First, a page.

Watch the episode here!
“The THRIVE (transfer of healthy gut flora for restoration of intestinal microbiota via enema) trial is a small phase 1 study that will investigate whether faecal transplants can help severely malnourished children who fail to develop even after their nutritional needs are met.
Globally, about 35% of children who have severe acute malnutrition fail standard therapy, which includes specially formulated high-calorie food, says UCT’s Shrish Budree, a research fellow at OpenBiome and one of the investigators on the trial.
‘These kids don’t achieve their full growth potential and end up stunted, with an increased risk of infections and mortality,’ he says.
‘In the longer term, they are likely to be less productive adults, which has bigger implications for society at large. There is currently no alternative for the kids who don’t respond to standard therapy.’”
"For physicians and researchers involved in the Cape Town trial, dubbed Thrive, healthy faecal matter is like gold. They believe it could be a fix for the 40% of severely malnourished children who do not respond fully to nutritional feeding.
SA will be the first country on the continent to test if such transfers can prevent stunting from malnutrition, which impairs mental development and dramatically increases child mortality rates. Malnutrition is common in SA and affects 19-million children globally."
“Tausende Arten von Mikroben besiedeln den Menschen. Jetzt erkunden Forscher dieses gigantische Arsenal – und entwickeln neuartige Arzneien gegen Durchfall, Entzündungen und Krebs.”
Read more here.
“Screening donors on an individual basis is not only expensive—it is also not for the squeamish. Carolyn Edelstein is the executive director of OpenBiome, the first stool bank, which operates in the Boston area and provides physicians and researchers with prescreened fecal matter. Before stool banks existed, Edelstein says, physicians had “shelves and shelves of blenders” in which, if they got as far as finding and screening a donor and acquiring a sample, they would need to puree the donation so it could be siphoned through a colonoscopy tube. The blenders had to be thrown away afterward, as they could not be properly sterilized. It was not a sideline most doctors found alluring.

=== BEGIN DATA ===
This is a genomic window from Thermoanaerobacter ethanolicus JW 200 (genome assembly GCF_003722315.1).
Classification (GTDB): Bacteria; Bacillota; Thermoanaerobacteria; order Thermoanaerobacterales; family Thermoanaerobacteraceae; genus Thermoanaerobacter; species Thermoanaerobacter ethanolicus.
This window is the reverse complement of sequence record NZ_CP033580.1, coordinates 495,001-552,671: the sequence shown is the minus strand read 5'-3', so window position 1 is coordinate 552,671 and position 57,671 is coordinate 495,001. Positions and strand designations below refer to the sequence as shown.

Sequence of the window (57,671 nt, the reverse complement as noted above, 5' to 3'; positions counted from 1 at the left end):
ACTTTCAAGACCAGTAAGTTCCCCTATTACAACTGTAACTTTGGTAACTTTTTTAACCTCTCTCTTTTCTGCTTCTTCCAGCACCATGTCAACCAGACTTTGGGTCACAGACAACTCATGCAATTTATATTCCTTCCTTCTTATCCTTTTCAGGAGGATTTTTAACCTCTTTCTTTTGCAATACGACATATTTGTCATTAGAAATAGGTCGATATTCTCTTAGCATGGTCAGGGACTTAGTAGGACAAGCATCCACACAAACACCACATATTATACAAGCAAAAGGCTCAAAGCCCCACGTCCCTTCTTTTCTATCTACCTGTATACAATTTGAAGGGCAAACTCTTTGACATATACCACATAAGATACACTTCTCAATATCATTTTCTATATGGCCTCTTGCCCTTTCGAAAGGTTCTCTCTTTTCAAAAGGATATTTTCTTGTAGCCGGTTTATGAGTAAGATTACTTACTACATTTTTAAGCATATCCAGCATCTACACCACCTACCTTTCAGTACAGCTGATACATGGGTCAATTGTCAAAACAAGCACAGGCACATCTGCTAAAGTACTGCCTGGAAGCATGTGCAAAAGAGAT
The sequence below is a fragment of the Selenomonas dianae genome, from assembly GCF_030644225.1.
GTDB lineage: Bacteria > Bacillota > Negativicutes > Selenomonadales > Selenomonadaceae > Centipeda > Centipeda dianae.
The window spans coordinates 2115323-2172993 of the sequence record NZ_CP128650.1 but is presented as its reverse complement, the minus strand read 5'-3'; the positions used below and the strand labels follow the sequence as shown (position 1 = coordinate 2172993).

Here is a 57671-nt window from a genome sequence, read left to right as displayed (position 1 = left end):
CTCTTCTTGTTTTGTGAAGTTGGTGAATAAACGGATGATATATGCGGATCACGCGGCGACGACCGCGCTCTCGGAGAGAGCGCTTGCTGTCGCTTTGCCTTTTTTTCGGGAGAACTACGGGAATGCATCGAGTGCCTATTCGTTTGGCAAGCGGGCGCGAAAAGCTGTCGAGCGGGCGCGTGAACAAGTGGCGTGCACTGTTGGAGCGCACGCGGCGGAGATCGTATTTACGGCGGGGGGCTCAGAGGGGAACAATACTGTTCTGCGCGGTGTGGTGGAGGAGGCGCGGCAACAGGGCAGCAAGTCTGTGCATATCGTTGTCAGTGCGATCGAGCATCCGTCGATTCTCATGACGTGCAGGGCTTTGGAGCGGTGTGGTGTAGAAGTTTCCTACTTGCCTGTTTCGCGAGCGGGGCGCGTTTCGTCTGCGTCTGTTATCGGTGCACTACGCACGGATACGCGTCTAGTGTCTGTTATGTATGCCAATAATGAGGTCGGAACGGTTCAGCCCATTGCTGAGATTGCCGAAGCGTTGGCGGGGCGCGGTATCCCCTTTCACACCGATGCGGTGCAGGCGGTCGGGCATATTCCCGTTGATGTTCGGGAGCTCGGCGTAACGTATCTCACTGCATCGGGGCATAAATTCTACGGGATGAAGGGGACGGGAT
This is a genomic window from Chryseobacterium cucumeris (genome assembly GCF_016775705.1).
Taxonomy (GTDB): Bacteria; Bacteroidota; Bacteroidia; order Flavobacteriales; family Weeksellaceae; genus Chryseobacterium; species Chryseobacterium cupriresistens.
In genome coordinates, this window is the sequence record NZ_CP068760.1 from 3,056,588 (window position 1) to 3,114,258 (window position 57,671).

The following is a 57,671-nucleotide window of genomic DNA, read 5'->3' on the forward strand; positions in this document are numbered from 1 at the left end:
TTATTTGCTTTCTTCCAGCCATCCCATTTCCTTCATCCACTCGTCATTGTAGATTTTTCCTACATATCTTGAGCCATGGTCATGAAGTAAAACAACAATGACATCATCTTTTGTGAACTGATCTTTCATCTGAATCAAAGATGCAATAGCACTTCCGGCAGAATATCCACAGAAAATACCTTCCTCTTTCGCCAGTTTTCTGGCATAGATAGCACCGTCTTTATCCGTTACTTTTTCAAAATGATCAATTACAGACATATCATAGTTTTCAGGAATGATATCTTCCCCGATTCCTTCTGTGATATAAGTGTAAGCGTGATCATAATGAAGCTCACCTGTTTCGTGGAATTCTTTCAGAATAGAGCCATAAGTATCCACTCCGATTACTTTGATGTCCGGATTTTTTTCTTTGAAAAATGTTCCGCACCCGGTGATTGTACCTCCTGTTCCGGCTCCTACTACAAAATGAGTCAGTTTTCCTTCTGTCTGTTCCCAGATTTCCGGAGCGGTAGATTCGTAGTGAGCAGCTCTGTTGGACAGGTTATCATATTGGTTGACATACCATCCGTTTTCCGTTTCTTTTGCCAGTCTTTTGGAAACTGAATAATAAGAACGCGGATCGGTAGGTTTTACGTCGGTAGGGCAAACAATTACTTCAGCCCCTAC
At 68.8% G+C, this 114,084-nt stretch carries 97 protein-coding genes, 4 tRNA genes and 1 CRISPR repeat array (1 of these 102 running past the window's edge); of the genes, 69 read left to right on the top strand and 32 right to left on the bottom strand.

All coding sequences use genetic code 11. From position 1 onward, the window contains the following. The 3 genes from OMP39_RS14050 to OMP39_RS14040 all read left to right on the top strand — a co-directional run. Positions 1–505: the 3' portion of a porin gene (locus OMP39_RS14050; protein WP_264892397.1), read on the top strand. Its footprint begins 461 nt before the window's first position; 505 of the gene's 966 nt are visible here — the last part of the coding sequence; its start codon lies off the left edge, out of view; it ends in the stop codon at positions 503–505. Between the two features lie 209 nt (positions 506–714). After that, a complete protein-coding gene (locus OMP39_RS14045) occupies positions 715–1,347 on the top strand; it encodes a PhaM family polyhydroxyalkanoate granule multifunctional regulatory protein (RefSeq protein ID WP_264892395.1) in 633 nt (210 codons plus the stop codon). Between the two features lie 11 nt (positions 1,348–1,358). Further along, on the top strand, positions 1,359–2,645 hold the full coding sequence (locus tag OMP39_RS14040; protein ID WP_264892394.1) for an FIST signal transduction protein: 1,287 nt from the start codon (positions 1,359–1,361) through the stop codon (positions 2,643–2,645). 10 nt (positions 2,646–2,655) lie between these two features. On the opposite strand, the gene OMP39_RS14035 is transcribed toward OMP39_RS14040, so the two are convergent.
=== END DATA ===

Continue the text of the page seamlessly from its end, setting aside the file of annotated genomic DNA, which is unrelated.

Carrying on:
The 2014 FDA guidelines provided no role for—or regulation of—such organizations. “Limiting donations to people the patient or physician knows would eliminate the possibility of using a stool bank,” says Hoffmann. The guidance was updated in 2016, allowing physicians to use a hospital stool bank, but even then the stool sample had to be obtained under the direction of the treating physician.”
“Fecal transplant donor profile does not appear to impact clinical outcomes in the treatment of Clostridium difficile infection, according to research presented at Digestive Disease Week.
Shrish Budree, MD, of OpenBiome and the University of Cape Town, South Africa, said success of fecal microbiota transplantation in the treatment of CDI is more likely due to other factors, such as clinical practice and accurate diagnosis.”
read more: https://www.healio.com/gastroenterology/infection/news/online/%7B1c576cad-a8ce-46e9-89d2-f7c159327ce7%7D/fecal-transplant-outcomes-not-impacted-by-donor-profile
“Potential stool donors currently must fill out a questionnaire similar to that of blood donors, and undergo blood and stool tests prior to their donation to "make sure you aren't giving anyone stool that could harm them," McSweeney said.
For example, the first U.S. stool bank, OpenBiome, requires that donors fill out a 200-point clinical questionnaire and take more than two dozen blood and stool screens.
Dr. Colleen Kelley is an assistant professor of gastroenterology with the Warren Alpert Medical School of Brown University, in Providence. "There is a very high bar to be a stool donor," she said. "OpenBiome rejects 97 percent of the donors who apply."
Read more: https://health.usnews.com/health-care/articles/2018-06-05/are-you-a-prospective-poop-donor
“To do something as simple as going in and making a stool donation, and know that it can literally change someone’s life from one day to the next when they have a disease like C. diff, where they can’t even leave their house and the next day they can go about things fairly normally — to see that impact makes me feel good,” he said.”
“At 40 bucks a poop, fecal donors can cash in on their flushings – and improve others' health.
"It's harder to be a stool donor at OpenBiome than it is to be accepted into Harvard or MIT – that's the level of rigor it takes," says Dr. Majdi Osman, an internal medicine physician and the nonprofit's clinical program director. That's because most of the chosen stool will eventually end up in someone else's colon; if it's not carefully screened, the recipient could wind up with any number of medical conditions with potential links to the microbiome.”
Read more: https://health.usnews.com/health-care/patient-advice/articles/2018-05-10/heres-why-people-are-donating-their-poop-to-science